These briks definitely remind me of my childhood. No, I’m not Muslim but my mother was Tunisian and quite often used this flagship ingredient from North African cuisine to prepare various dishes.
The other name of briks is malsouka. Malsouka is of Tunisian origin, no offense to some of my Moroccan and Algerian friends… It is a very fine sheet of dough which is partially cooked. It is very easy to get briks in France but they are not easy to find outside of Europe and North Africa.
But that’s not a problem for the more adventurous of our readers. You should try to make them yourselves like I did a few months ago. Sorry, no recipe but just pictures to explain how these thin sheets with a mixture of half flour, half fine semolina, water and salt are prepared. Stay tuned for a future blog post.
For this recipe, I used store-bought briks that I thankfully found at local kosher supermarket Glatt Mart.
Today marks the end of Ramadan or Eid el-Fitr. This year, the festival falls on July 29th but this is not the same day every year as Vera explained to us in her post about Harira.
There are dozens of briks recipes, some of them often seen on the tables of iftar, the first meal after sunset during the month of Ramadan.
The most famous versions of briks are prepared with beef, turkey, chicken, chicken liver, as well as tuna. The two most common shapes are the triangles and the cigars. I chose the triangle shape for my briks as this is the one used most often for the tuna briks.
My grandmother often made these tuna briks, and they often appeared in the “assiettes anglaises” during celebrations. These assiettes anglaises included minina (omelette), pickled vegetables, fava beans and other dishes served as appetizers during these festivities.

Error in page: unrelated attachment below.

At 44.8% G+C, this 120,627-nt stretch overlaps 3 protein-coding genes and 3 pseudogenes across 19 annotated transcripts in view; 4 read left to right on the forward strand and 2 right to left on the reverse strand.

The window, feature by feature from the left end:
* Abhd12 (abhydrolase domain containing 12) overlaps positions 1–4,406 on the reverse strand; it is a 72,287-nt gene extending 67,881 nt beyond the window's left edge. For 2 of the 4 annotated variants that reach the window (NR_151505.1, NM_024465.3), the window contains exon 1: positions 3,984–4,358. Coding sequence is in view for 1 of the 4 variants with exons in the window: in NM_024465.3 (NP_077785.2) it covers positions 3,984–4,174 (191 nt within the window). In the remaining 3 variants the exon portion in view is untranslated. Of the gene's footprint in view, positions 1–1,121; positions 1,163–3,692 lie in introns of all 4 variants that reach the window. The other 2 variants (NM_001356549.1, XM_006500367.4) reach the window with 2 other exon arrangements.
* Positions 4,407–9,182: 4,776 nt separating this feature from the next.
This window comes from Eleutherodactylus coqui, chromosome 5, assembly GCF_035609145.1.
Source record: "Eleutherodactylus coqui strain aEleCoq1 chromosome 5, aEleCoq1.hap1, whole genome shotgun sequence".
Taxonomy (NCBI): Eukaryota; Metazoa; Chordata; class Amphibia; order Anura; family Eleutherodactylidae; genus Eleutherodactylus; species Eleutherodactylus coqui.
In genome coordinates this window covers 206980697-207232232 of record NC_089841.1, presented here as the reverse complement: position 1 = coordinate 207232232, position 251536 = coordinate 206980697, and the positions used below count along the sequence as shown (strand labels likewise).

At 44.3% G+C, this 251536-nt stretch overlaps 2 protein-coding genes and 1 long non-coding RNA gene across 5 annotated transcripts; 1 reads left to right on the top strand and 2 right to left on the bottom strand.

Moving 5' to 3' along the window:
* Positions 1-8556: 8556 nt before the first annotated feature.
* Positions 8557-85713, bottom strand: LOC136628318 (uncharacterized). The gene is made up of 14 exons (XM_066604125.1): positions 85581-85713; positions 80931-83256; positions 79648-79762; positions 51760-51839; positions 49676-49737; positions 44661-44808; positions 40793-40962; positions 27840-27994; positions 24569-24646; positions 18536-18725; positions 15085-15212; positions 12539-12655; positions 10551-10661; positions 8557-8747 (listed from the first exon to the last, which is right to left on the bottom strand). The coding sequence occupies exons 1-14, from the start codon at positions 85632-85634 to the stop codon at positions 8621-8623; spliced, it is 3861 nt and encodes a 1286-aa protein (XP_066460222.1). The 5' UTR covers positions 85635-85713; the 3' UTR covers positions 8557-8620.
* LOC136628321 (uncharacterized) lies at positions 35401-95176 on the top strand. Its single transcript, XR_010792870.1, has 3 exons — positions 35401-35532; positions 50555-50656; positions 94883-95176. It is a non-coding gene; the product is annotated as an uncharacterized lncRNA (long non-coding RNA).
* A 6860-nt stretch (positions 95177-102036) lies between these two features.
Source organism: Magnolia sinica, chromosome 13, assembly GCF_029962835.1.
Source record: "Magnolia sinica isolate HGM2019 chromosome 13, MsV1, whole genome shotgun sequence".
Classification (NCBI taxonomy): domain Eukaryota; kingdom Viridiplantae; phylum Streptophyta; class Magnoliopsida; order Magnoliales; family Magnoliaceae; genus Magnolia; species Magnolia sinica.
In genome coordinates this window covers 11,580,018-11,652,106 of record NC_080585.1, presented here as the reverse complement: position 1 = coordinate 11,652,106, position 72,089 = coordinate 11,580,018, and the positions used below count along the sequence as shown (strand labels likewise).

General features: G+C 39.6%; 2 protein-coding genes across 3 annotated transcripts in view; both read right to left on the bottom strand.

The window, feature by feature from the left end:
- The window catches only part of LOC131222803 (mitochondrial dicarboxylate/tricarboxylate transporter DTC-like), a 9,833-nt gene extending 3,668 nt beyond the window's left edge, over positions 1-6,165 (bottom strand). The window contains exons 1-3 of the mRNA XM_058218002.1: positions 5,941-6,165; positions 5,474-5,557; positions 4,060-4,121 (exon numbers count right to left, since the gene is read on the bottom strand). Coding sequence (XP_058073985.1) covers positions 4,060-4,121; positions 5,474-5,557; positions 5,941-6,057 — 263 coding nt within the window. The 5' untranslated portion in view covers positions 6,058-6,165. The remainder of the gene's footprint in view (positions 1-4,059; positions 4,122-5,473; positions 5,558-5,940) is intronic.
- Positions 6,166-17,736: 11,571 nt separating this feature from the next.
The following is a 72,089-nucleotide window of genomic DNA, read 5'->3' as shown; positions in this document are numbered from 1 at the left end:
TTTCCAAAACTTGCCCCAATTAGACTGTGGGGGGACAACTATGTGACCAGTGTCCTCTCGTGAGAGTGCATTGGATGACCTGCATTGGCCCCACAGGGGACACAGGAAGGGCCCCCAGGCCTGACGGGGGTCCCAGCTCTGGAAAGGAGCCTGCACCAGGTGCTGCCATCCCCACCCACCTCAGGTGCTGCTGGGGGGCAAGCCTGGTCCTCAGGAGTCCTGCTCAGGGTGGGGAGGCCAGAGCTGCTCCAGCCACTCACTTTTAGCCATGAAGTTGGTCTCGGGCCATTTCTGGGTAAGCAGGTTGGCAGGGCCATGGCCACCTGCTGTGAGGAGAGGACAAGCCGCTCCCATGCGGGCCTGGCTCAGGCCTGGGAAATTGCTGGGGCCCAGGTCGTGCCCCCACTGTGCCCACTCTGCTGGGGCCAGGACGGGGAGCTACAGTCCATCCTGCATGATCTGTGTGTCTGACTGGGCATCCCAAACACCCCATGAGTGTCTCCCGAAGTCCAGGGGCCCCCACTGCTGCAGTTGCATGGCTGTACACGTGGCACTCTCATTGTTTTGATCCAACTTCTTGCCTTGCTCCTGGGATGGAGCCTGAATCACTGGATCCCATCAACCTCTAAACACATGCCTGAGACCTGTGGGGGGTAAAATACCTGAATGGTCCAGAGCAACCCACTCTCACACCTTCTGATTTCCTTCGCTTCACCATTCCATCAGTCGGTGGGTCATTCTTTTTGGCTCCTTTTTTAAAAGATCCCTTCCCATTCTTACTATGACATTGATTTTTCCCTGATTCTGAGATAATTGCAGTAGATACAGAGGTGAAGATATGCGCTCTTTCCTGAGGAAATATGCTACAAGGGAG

The recipe of these original tuna briks is similar to the version I used in this post at the exception of the cheese which my family never used.
Before I prepared these briks, I asked my friend Henda, of Tunisian origin to validate the recipe, especially the cheese addition. She kindly told me that the addition of the cheese was fairly contemporary and quite popular in recent years.
As 196 flavors is at the forefront of modern cuisine, I used this version and the result was more than convincing. I made two batches that I served for lunch for 2 days for the enjoyment of children (big and small), but also for the pleasure of my friends Myriam and Sylvain with whom I shared these little snacks.
Eid Mubarak to all our Muslim readers!
- 10 sheets brick dough
- 1 large potato , boiled and peeled
- 2 eggs
- 1 (5 oz.) can tuna (in water)
- 3 oz. grated cheese
- ½ bunch parsley , finely chopped
- A few mint leaves , finely chopped
- Vegetable oil (for frying)
- Lemon (for garnishing)
Mix all the ingredients in a bowl.
Cut the sheets of brik in half. They are usually sold in round shapes but the briks I used in the photos are square.
Place some of the filling on one side. Fold the brik over several times to form a triangular shape.
Deep fry 3 to 4 briks at a time until briks are golden borwn, about 5 minutes.
Serve with lemon or even harissa.